Unlike the above structure, with an asset purchase, the buyer is acquiring only the assets of the company. All liabilities, including contracts, remain at the company level and only those transferred to the buyer’s new company will be assumed. For example, if a buyer wishes to remain in the same physical location, then a new lease would need to be entered into with the property owner (or assignment of lease depending upon the specific language of the lease itself). Additionally, all employees of the company would need to be hired by the new owner’s company and their employment with the selling company terminated. The purchase of assets is attractive to a buyer who already has a going concern and does not want to inherit any of the risk of the former owner’s business. At the same time, an asset purchase can be more administratively complex. 

What are the steps in putting a deal together? 

Though each deal structure is different, here are the main steps involved in most transactions: 

  1. Develop a strategy. This step allows you to consider why you want to consolidate your company with another.
  2. Develop a search criteria detailing the company with which you are willing to join. 
  3. Develop a list of the companies that meet your search criteria. 
  4. Contact your target companies through an intermediary (or personally) to assess the owners’ willingness to sell their companies or join with yours. 
  5. Perform an analysis of the operational and financial specifics of the companies that are willing to consolidate with yours. 
  6. Negotiate the terms of your deal with the seller. 
  7. Write a letter of intent outlining your deal’s terms and conditions, including the payment. 
  8. Conduct due diligence with the company you want to acquire or merge with. This is an audit of the operations, taxes, legal structure, finances, and human capital, among other critical elements in your target company.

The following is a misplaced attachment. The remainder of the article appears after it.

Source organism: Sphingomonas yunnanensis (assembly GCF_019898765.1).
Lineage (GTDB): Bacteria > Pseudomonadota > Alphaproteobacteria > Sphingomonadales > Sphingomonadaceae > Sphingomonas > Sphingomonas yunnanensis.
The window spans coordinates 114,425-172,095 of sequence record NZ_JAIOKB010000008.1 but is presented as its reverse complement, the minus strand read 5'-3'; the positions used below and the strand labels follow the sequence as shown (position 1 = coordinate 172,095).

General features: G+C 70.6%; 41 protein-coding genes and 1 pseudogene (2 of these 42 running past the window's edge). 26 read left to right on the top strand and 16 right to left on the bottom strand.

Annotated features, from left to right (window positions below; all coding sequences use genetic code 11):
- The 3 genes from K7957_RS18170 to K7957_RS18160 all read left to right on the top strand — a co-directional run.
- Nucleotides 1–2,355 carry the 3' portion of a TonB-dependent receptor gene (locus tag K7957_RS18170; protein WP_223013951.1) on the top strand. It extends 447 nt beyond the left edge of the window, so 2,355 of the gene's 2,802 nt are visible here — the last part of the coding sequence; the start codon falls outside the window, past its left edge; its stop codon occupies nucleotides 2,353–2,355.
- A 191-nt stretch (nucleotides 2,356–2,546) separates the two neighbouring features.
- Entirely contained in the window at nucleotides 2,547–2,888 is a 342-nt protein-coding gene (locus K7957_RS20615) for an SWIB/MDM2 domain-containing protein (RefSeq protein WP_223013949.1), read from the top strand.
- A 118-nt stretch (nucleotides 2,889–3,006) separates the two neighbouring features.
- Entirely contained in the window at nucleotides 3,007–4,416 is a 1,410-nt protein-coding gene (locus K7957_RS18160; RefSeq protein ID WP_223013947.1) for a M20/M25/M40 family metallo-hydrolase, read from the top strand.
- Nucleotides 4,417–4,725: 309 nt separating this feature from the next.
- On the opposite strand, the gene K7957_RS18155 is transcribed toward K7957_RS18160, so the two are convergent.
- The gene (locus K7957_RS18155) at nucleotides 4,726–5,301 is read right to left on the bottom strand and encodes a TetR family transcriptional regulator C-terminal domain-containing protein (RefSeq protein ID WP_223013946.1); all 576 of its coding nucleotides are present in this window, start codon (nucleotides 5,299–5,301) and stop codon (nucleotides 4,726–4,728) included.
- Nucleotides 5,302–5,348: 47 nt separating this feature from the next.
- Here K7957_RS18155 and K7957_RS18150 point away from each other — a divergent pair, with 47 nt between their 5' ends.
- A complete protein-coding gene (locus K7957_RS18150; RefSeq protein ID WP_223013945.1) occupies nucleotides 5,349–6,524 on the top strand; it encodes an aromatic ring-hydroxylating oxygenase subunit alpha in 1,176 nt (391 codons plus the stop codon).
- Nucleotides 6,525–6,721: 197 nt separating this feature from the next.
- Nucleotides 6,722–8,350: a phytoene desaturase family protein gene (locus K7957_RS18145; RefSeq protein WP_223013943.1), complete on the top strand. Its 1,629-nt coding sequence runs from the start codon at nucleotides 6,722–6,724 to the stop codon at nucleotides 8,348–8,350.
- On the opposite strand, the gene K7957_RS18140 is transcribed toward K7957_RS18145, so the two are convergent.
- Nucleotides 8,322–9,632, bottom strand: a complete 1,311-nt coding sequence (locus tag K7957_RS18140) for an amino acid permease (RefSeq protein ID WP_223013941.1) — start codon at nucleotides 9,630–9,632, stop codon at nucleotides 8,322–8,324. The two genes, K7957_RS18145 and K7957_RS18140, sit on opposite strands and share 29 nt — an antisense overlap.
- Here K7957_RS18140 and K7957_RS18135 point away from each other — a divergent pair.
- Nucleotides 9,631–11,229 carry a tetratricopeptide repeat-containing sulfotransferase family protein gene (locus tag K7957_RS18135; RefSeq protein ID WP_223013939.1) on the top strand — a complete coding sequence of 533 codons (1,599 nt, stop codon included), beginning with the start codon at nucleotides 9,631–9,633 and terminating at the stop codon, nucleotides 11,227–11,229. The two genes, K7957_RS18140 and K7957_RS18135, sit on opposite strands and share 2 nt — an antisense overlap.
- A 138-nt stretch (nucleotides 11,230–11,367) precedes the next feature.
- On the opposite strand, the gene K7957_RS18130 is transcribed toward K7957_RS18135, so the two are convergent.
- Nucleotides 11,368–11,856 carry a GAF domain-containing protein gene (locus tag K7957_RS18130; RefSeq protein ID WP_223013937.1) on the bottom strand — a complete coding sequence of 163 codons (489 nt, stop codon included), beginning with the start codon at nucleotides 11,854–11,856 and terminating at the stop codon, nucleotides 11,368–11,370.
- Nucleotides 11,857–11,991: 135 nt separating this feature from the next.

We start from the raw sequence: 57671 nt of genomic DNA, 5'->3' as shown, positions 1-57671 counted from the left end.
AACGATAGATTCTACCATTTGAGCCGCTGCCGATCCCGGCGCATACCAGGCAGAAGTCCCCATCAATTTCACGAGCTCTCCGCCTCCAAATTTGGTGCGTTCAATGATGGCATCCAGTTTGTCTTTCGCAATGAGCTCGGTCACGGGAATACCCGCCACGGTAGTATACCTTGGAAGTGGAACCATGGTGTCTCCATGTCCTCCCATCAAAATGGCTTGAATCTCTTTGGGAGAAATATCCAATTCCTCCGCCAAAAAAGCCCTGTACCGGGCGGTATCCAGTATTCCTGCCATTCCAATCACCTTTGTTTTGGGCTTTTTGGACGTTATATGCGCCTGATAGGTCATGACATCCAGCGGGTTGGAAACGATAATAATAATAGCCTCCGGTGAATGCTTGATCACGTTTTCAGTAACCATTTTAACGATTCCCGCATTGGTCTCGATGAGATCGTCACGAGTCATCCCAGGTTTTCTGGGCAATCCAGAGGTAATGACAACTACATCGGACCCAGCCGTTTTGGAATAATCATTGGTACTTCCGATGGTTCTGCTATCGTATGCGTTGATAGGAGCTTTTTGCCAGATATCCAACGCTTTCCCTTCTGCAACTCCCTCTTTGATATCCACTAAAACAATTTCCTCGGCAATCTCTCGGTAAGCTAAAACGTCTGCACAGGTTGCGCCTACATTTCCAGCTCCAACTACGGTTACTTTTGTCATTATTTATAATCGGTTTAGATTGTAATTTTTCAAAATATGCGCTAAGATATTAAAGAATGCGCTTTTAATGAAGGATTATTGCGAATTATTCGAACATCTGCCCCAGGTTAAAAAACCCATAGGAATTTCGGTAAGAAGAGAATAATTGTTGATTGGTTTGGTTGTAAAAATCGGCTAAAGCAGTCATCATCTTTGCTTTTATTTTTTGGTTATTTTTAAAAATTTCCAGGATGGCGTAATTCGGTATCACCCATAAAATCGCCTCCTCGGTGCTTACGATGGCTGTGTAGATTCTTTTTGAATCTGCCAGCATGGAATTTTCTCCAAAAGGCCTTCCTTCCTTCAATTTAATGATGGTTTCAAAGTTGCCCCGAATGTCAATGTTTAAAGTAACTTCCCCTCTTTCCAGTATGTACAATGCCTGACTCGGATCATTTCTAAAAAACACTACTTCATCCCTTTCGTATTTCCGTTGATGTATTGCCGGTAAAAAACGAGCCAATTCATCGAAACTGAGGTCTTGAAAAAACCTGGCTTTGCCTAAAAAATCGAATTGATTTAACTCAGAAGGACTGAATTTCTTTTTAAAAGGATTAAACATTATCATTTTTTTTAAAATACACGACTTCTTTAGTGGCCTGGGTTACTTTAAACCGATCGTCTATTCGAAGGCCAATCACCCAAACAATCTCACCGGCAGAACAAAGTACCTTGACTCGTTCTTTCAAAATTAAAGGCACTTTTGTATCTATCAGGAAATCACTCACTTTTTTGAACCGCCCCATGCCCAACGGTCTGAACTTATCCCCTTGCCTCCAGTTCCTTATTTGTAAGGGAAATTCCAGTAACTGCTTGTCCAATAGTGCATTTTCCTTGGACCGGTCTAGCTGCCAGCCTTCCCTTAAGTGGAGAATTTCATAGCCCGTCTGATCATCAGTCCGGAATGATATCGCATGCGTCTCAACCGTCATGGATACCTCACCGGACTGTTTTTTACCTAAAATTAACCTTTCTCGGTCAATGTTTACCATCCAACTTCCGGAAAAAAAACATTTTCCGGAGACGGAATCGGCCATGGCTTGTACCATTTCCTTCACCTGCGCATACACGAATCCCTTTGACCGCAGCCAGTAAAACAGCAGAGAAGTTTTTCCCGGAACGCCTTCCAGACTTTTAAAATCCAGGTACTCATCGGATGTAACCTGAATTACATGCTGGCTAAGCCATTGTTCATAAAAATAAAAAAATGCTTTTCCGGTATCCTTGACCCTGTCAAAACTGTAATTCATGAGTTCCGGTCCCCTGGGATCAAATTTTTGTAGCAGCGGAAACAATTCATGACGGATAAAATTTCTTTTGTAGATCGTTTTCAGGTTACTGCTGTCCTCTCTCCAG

9. Put together an informed purchase and sales contract based on the data you get during due diligence. 
  10. Plan for the transition. 
  11. Integrate with the target company. 

Who Are the Stakeholders in a Deal Structure? 

When thinking of a deal structure, it is prudent to know the stakeholders involved in the process and their responsibilities. Here are the main stakeholders: 

  • The buyer is the one who wants to acquire another company. He/she will want to pay as little as possible for the deal and get as much value as possible. The buyer’s primary responsibility is identifying attractive targets and ensuring he/she gets them at the best possible terms.
  • The seller is a general term for the stakeholders who control the assets in a target company. A seller aims to maximize the value of a transaction and transfer ownership to the buyer after an agreement.
  • Advisors and intermediaries include strategic consultants, lawyers, financial advisors, and bankers who seek to close a deal in their client’s best interests.
  • Governments and regulatory bodies protect the public’s interests in a deal. 

In summary, the deal structure provides a clear outline of terms that help enhance a smooth and efficient transfer of business ownership. Be careful when conducting your due diligence to ensure the deal works in your favor. 

At Private Practice Transitions, we can assist you with the deal structure and all aspects of the purchase or sale. We are business brokers with the expertise, tools, and services to help you transfer your business ownership. Please contact us with queries about our services.